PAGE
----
The leading infectious disease threat in the world is tuberculosis (TB) caused by the bacterium Mycobacterium tuberculosis (M. tuberculosis). Although TB is preventable and treatable, the emergence of multidrug-resistant (MDR) strains highlights the need for the development of new drugs with novel modes of action. A proposed target for fighting TB is the non-mevalonate pathway (MEP). MEP is absent in humans whereas, in M. tuberculosis and Escherichia coli (E. coli), it is responsible for the synthesis of isoprenoids, essential compounds for their life cycle. Fosmidomycin is a natural antibiotic that inhibits the MEP pathway through inhibition of the enzyme 1-deoxylulose-5-phosphate reductoisomerase (DXR). Even though fosmidomycin shows potent in vitro activity against DXR, its polar character renders it membrane impermeable. Nonetheless, in pathogens such as E. coli, the active uptake of fosmidomycin is mediated by the glycerol- 3-phosphate transporter (GlpT). Fosmidomycin effectively inhibits mycobacterial DXR, but it is not active against mycobacteria due to their highly hydrophobic cell wall and the absence of a corresponding GlpT transporter. The present work describes the development of fosmidomycin analogs to improve both passive membrane diffusion and dependency of fosmidomycin from GlpT. Through experimentation, the negatively charged phosphonate group in fosmidomycin was replaced with a fluorophosphonate moiety, a less polar chemically reactive isosteres. This modification leads to the development of covalent analogs of fosmidomycin introducing a novel strategy of inhibition for DXR. In addition, the current work describes the development of the γ-borono phosphonate compounds that are rationally designed analog of fosmidomycin. Despite their structural similarity, the γ- borono phosphonates exhibit an antimicrobial activity against E. coli with a unique mechanism of action, suggesting they may serve as lead compound to develop a novel antimicrobial class. Moreover, structure activity relationship studies indicate the importance of the boronic acid functionality, the phosphonate group, and the three-carbon backbone for antimicrobial activity. Cytotoxicity analysis also shows that the γ-borono phosphonates are not toxic to the mammalian cells. However, the mechanism of action is still unclear although we suggest that the γ-borono phosphonate class does not act as an anti-biofilm agent.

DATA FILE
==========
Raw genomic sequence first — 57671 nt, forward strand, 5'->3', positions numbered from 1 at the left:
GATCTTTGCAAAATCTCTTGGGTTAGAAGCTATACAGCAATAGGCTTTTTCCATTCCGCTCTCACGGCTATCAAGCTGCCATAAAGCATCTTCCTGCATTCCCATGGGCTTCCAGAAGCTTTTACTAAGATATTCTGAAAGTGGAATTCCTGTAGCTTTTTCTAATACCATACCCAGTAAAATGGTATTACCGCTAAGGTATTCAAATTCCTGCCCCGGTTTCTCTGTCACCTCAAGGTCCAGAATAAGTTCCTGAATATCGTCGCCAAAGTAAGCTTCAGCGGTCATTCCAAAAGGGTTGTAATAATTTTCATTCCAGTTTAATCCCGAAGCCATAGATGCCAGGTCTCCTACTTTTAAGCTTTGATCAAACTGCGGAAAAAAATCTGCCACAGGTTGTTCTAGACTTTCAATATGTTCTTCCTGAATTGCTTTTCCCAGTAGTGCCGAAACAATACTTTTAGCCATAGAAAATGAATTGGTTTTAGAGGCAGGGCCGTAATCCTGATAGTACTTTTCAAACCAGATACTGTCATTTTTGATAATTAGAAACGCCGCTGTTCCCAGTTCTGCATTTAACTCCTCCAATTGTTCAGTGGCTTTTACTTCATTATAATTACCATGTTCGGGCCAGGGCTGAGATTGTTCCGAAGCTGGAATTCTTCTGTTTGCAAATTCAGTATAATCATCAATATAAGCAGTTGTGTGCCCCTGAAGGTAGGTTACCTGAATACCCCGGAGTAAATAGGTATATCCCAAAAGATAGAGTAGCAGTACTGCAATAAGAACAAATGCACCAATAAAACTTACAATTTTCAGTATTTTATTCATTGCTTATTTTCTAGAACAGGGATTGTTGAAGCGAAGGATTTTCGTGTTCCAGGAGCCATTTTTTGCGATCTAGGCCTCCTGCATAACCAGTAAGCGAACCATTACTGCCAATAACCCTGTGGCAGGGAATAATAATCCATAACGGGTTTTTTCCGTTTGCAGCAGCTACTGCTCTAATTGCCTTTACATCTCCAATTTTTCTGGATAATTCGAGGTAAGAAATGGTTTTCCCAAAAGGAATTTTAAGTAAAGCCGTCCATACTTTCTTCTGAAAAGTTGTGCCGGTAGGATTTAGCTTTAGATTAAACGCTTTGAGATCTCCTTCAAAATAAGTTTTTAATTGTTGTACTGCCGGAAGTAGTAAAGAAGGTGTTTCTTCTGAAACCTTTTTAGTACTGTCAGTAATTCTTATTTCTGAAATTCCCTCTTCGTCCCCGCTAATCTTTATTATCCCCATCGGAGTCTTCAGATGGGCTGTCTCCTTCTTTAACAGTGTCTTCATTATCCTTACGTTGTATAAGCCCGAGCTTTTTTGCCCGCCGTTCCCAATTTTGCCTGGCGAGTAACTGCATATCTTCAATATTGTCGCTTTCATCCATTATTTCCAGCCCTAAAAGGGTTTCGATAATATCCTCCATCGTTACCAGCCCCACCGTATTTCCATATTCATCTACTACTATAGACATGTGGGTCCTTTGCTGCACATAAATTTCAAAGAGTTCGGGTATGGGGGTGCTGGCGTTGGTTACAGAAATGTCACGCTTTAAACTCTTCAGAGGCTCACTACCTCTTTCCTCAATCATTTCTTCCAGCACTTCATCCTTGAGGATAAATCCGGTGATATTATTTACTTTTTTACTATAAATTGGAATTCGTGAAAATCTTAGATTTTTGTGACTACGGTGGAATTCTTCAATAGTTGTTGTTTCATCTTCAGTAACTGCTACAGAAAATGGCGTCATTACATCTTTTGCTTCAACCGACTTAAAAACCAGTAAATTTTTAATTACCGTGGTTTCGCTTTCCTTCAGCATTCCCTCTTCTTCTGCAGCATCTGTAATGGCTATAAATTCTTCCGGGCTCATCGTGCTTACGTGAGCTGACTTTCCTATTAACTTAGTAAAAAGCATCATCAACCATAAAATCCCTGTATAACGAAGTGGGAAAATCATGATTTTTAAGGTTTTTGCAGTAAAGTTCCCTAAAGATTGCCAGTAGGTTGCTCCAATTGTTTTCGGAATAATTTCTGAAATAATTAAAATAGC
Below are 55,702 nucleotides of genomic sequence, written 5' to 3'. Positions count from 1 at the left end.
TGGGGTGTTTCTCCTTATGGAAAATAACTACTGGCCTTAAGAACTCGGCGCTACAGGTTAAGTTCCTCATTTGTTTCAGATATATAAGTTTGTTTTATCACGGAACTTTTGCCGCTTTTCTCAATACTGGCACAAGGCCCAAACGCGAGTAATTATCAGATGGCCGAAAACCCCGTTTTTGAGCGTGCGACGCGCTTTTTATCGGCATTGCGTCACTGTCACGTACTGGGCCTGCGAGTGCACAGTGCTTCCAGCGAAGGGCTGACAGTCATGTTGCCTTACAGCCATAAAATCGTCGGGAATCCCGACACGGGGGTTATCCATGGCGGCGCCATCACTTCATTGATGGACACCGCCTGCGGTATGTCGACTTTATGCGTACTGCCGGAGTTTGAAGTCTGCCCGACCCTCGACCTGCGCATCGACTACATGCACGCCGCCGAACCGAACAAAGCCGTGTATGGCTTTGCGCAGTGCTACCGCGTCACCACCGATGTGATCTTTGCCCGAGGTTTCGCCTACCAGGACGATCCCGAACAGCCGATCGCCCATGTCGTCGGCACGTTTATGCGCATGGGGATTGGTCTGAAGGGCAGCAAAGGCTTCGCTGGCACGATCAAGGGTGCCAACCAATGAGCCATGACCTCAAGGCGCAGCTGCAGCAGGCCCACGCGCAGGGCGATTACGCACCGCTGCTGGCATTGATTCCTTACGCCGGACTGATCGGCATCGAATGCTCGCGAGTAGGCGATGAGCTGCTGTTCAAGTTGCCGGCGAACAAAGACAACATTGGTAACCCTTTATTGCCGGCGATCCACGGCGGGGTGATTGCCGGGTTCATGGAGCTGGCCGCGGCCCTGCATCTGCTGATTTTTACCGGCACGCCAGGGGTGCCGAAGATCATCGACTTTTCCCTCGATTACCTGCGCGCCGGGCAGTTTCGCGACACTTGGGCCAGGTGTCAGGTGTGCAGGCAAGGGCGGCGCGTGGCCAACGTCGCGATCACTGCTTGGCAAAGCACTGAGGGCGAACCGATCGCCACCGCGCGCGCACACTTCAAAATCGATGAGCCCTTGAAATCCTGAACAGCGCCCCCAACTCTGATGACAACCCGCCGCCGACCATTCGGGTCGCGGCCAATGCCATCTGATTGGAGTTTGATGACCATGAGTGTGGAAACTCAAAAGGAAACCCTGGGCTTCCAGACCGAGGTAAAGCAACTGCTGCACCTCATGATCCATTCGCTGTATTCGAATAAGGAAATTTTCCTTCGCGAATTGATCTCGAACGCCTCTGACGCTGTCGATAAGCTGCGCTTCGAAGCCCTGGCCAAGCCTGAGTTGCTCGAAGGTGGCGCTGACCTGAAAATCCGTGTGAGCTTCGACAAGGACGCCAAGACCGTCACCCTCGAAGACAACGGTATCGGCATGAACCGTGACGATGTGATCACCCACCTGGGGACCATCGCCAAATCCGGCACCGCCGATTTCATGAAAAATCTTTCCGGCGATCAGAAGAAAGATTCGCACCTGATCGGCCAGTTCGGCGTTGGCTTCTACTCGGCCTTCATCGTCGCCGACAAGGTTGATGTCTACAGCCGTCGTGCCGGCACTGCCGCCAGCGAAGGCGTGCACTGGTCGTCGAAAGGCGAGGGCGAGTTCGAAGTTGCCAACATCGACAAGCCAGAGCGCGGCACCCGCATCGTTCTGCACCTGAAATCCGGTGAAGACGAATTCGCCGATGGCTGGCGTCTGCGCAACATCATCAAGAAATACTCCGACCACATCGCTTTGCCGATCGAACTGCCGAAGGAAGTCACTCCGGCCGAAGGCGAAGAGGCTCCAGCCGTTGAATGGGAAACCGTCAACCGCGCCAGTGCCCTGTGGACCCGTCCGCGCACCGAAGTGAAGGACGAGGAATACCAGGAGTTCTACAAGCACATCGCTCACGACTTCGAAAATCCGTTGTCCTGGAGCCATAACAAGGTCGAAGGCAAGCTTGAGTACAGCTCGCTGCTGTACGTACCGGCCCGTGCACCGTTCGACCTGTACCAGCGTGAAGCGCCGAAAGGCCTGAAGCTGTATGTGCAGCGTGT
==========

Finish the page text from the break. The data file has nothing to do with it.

|Advisor:||Tomsho, John W.|
|Commitee:||Wang, Zhihong, Adejare, Adeboye , Fasella, Elisabetta, Converso, Antonella|
|School:||University of the Sciences in Philadelphia|
|School Location:||United States -- Pennsylvania|
|Source:||DAI-B 82/7(E), Dissertation Abstracts International|
|Subjects:||Organic chemistry, Pharmacology|
|Keywords:||Tuberculosis, Glycerol- 3-phosphate transporter, 1-deoxylulose-5-phosphate reductoisomerase|
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